Mr. Wakefield's Crusade by Bernice Rubens (Delacorte: $15.95)
When Luke Wakefield, a wealthy young man with only the shakiest grip on his own reality, goes to the post office one Tuesday, he finds himself in line behind another man, elegant and dressed in a camel-hair coat.
The man buys a stamp, attaches it to an envelope and falls down dead. "It was as if he had gone to the post office for the express purpose of mailing himself to heaven," Luke reflects, slipping the dead man's envelope in his pocket before anyone can see him, then taking it home to read comfortably in the company of a large glass of excellent Scotch poured from a Waterford decanter.
Now this is an altogether winning way of beginning the novel of mannered mystery that "Mr. Wakefield's Crusade" seems to be. Bernice Rubens, an English novelist, promises us an artifact of considerable elegance, a silken net that will, by the end, deliver a sleek and flapping catch.
The novel is indeed elegant, clever and tautly voiced. What it delivers, though, is a pale, croaking creature--a sea robin, perhaps--surrounded by a mess of red herrings.
Herrings, in fact, are what Rubens is after. Mystery novels, and I mean something broader than detective stories or thrillers, revolve around two relatively fixed points. The protagonist or unraveler, however eccentric or blotched, is essentially a reasoned viewpoint on a quest. The mystery, however bizarre and tangled, contains ultimately a string-end which, when pulled, resolves things.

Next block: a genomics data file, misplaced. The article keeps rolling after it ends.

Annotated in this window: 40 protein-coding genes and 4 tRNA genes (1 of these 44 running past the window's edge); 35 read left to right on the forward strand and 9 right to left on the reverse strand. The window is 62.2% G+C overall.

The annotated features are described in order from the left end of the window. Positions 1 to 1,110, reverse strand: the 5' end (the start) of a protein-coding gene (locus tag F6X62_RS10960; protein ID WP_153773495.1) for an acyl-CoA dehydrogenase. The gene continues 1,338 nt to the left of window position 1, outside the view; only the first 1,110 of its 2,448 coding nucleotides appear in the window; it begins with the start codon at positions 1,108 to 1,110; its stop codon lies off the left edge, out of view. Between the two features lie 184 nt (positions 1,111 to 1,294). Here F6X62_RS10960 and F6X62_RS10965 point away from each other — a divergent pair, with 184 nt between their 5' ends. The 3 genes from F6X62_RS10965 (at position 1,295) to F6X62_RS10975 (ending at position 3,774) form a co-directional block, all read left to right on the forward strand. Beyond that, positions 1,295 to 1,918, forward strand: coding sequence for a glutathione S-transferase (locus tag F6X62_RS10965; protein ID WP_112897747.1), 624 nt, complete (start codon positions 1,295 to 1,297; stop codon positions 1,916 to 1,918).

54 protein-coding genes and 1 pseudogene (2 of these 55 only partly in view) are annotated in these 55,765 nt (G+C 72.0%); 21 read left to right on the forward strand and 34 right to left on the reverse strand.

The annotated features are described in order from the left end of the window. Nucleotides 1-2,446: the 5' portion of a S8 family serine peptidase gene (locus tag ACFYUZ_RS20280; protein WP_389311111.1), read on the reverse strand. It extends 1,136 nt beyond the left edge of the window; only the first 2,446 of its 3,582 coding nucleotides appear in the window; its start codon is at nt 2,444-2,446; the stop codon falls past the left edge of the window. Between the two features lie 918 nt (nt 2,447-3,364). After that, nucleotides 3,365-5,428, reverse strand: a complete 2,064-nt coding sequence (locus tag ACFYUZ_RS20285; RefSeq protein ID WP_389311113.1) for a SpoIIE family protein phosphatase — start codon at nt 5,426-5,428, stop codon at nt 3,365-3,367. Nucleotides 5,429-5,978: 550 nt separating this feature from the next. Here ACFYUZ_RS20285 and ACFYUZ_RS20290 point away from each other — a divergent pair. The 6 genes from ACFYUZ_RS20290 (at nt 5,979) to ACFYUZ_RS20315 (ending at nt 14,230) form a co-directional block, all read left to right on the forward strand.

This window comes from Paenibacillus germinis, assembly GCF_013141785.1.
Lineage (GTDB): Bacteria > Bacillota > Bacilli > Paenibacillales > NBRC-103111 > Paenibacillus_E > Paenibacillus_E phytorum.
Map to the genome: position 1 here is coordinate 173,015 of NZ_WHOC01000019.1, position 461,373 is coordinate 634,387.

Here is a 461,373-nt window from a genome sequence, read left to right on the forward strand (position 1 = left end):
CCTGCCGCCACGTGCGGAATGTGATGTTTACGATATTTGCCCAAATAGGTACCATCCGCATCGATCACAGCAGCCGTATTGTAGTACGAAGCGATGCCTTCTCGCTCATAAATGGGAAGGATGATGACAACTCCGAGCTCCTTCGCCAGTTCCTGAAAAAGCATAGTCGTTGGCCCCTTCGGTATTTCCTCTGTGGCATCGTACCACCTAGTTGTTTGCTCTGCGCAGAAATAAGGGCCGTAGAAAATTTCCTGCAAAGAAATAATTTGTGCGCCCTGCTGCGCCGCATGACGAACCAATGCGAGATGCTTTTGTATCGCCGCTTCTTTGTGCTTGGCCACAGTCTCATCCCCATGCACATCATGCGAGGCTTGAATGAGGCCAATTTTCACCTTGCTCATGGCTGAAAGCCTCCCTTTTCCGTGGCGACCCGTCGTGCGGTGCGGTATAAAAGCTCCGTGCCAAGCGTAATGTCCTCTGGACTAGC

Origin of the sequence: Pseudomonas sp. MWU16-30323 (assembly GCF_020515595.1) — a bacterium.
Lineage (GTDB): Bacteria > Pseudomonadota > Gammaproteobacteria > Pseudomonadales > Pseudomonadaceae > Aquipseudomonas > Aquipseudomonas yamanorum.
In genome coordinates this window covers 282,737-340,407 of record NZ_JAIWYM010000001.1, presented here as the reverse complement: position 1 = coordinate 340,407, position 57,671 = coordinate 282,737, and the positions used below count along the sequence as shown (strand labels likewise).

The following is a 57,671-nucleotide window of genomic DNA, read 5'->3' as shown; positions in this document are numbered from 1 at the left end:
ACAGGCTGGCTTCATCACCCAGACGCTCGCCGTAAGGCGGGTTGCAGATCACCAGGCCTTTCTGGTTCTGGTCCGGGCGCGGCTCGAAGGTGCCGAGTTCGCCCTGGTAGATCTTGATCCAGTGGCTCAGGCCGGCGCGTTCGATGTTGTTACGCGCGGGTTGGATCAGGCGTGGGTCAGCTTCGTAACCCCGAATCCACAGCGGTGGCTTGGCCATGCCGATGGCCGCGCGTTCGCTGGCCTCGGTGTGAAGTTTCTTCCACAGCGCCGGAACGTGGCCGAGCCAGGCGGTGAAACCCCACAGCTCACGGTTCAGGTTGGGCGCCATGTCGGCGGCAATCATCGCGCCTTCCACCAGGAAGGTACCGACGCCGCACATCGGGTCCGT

For a while, this seems to be what we're to get. True, Wakefield is undeniably odd. Speaking in a highly affected voice, like the teller of an Edwardian tale, he lets us know that he is a man "whom life has passed indifferently by." His wife has left him for another woman, he lives in moral isolation and if he is rich, it is only through a chance inheritance.
His quest starts off in an amusingly far-fetched but apparently logical fashion. The letter by the dead man, Sebastian Firbank, is addressed to Marion Firbank, seemingly his wife. It is an apology for some monstrous crime that Sebastian has committed against her.
Wakefield begins to snoop incompetently around Sebastian's house. A cleaning woman informs him that the wife, Marion, disappeared months before. And Wakefield, convinced that fate has commissioned him to solve a crime, sets out on his "crusade" to find her.
For a while, Wakefield's bungling and misapprehensions seem like comical embroidery on some kind of recognizable mystery. Yet we are puzzled by loose, apparently gratuitous connections. Characters are brought in only to fade away; pointless trips are taken.
It would not be right to reveal precisely what is happening. Sufficient to say that Wakefield is gradually revealed to be both partly deranged and partly homosexual; and that the mystery that he sees out of his partial delusion is itself a hoax born of other people's delusions.
As he struggles with reality, Wakefield invents the one-way phone call, dialing a number that produces a ring and then conducting a non-existent conversation with it. One of these has him making a date for lunch, going out to keep it, being stood up and returning to invent a second phone call--in which his imaginary date apologizes for her failure to show up.
Aside from such wacky passages, the situation Rubens ingeniously invents proves beyond her strength to control. It would take a very formidable talent--would it even be possible?--to propel us through a mystery built upon a double delusion, while simultaneously hinting to us and concealing from us the fact that it was one.